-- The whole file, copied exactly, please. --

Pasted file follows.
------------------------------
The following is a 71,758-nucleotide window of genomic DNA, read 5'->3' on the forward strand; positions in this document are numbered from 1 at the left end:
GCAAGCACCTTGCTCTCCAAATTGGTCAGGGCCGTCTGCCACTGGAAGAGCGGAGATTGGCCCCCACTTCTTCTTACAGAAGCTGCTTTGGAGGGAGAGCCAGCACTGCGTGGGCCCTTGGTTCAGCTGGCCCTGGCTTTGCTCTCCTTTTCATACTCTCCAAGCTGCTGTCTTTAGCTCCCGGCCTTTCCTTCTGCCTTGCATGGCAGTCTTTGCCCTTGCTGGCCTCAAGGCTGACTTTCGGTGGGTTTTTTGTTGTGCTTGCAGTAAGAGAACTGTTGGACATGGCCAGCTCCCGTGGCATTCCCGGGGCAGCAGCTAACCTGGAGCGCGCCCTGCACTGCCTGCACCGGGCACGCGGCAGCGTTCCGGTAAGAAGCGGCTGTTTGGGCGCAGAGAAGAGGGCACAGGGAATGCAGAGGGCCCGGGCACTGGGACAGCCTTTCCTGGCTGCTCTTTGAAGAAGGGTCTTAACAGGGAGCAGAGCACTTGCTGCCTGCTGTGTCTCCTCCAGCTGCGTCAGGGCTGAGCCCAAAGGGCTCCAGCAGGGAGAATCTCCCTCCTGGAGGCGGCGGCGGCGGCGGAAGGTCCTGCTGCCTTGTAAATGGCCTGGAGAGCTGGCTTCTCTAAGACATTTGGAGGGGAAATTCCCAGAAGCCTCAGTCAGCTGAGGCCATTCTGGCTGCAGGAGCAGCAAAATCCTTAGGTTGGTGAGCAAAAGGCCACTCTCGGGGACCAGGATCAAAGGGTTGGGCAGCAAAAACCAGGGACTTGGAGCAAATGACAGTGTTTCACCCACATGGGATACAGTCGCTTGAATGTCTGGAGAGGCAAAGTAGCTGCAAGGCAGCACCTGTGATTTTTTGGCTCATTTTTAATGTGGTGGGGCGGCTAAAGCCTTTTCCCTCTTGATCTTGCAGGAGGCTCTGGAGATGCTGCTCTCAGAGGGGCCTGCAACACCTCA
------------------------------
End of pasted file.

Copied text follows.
The following is a 71,758-nucleotide window of genomic DNA, read 5'->3' on the forward strand; positions in this document are numbered from 1 at the left end:
GCAAGCACCTTGCTCTCCAAATTGGTCAGGGCCGTCTGCCACTGGAAGAGCGGAGATTGGCCCCCACTTCTTCTTACAGAAGCTGCTTTGGAGGGAGAGCCAGCACTGCGTGGGCCCTTGGTTCAGCTGGCCCTGGCTTTGCTCTCCTTTTCATACTCTCCAAGCTGCTGTCTTTAGCTCCCGGCCTTTCCTTCTGCCTTGCATGGCAGTCTTTGCCCTTGCTGGCCTCAAGGCTGACTTTCGGTGGGTTTTTTGTTGTGCTTGCAGTAAGAGAACTGTTGGACATGGCCAGCTCCCGTGGCATTCCCGGGGCAGCAGCTAACCTGGAGCGCGCCCTGCACTGCCTGCACCGGGCACGCGGCAGCGTTCCGGTAAGAAGCGGCTGTTTGGGCGCAGAGAAGAGGGCACAGGGAATGCAGAGGGCCCGGGCACTGGGACAGCCTTTCCTGGCTGCTCTTTGAAGAAGGGTCTTAACAGGGAGCAGAGCACTTGCTGCCTGCTGTGTCTCCTCCAGCTGCGTCAGGGCTGAGCCCAAAGGGCTCCAGCAGGGAGAATCTCCCTCCTGGAGGCGGCGGCGGCGGCGGAAGGTCCTGCTGCCTTGTAAATGGCCTGGAGAGCTGGCTTCTCTAAGACATTTGGAGGGGAAATTCCCAGAAGCCTCAGTCAGCTGAGGCCATTCTGGCTGCAGGAGCAGCAAAATCCTTAGGTTGGTGAGCAAAAGGCCACTCTCGGGGACCAGGATCAAAGGGTTGGGCAGCAAAAACCAGGGACTTGGAGCAAATGACAGTGTTTCACCCACATGGGATACAGTCGCTTGAATGTCTGGAGAGGCAAAGTAGCTGCAAGGCAGCACCTGTGATTTTTTGGCTCATTTTTAATGTGGTGGGGCGGCTAAAGCCTTTTCCCTCTTGATCTTGCAGGAGGCTCTGGAGATGCTGCTCTCAGAGGGGCCTGCAACACCTCA